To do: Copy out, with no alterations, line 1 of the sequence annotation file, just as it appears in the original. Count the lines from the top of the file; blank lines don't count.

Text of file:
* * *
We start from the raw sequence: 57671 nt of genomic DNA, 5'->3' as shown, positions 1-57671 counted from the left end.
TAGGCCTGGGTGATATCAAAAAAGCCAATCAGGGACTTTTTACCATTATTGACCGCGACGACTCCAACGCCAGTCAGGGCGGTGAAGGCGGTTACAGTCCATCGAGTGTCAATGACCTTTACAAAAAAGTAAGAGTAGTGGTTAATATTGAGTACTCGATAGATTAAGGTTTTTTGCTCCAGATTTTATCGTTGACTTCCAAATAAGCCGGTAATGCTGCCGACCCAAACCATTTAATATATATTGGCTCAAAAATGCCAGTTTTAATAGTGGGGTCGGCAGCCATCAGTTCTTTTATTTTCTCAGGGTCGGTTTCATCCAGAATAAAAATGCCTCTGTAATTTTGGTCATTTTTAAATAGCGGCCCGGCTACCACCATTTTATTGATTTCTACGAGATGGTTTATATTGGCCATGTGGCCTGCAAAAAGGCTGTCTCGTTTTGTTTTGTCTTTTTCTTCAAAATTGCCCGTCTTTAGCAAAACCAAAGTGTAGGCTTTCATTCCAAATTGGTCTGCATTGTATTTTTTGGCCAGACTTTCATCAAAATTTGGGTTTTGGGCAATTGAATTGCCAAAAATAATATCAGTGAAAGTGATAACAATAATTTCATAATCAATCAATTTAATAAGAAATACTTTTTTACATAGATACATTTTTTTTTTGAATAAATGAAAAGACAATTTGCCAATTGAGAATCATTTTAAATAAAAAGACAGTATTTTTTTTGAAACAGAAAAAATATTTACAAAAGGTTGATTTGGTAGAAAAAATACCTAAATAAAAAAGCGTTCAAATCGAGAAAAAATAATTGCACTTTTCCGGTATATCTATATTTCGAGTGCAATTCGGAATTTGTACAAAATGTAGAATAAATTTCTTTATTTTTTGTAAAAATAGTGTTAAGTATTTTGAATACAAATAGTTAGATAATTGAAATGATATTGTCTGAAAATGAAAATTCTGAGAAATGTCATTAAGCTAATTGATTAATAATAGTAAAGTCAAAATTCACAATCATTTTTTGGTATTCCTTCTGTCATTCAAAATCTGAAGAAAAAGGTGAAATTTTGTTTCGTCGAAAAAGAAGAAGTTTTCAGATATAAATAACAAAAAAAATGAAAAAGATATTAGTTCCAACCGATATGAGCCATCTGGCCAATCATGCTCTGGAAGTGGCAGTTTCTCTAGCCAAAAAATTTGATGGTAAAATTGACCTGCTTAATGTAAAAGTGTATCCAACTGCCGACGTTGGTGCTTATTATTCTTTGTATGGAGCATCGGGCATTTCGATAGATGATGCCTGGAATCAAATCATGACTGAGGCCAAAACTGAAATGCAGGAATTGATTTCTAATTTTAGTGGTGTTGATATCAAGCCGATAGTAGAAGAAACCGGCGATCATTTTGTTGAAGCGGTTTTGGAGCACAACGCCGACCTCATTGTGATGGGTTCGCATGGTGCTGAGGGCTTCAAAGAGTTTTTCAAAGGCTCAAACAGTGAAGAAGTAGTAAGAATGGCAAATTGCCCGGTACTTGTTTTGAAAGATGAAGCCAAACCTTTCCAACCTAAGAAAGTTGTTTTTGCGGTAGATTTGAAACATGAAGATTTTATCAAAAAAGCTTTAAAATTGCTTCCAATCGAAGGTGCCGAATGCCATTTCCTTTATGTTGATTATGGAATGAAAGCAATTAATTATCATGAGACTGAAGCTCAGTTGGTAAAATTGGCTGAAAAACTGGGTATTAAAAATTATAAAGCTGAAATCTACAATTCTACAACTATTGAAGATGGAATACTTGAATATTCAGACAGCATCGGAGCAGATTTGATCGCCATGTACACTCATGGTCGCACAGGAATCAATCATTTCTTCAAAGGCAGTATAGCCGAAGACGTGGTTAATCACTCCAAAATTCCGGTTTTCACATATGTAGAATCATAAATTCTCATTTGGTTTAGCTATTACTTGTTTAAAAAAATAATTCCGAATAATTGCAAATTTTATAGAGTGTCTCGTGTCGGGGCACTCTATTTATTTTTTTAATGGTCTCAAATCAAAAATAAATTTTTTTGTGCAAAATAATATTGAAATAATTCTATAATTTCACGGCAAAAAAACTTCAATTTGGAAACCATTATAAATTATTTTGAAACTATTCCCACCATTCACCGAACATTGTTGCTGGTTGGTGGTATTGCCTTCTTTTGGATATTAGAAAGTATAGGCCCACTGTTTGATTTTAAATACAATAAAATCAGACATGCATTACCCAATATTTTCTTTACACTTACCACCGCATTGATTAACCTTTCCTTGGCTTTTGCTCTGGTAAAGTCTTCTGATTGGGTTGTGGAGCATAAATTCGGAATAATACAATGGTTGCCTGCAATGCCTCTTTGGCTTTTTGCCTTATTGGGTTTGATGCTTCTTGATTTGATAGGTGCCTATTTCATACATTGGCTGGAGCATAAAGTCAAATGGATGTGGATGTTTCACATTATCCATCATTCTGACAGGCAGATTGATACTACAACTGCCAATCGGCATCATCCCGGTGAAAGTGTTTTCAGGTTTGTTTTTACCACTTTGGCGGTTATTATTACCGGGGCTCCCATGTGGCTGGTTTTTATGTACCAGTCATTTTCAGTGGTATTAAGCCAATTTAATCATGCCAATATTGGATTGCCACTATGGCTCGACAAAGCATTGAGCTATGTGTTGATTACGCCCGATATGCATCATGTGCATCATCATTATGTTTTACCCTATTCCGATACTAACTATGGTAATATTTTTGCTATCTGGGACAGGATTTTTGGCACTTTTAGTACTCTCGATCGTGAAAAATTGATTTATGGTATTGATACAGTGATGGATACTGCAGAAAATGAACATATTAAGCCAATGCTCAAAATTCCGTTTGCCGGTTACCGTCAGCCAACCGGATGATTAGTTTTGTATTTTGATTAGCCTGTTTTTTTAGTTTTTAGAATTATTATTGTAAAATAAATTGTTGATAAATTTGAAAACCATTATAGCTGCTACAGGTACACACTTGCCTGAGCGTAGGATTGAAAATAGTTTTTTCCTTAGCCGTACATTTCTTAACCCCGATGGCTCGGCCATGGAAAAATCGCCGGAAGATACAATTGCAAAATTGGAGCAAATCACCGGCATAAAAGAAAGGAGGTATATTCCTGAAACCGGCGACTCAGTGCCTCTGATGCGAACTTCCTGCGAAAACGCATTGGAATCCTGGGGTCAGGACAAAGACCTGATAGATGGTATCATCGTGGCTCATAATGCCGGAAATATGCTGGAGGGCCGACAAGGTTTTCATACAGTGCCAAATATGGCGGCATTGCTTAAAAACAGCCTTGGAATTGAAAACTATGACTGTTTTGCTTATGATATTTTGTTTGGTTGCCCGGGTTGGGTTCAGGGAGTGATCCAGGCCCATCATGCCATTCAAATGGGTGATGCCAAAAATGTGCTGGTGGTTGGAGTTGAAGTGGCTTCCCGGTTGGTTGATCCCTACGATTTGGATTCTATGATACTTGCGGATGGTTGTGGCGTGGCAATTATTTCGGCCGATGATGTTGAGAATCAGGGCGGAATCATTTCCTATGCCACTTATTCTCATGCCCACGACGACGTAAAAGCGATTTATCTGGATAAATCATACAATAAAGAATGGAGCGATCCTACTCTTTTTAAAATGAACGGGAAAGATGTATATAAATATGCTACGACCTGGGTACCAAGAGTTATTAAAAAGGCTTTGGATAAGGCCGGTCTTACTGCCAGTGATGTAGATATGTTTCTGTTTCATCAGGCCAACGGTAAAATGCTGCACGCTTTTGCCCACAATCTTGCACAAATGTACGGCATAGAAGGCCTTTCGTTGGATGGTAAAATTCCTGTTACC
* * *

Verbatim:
We start from the raw sequence: 57671 nt of genomic DNA, 5'->3' as shown, positions 1-57671 counted from the left end.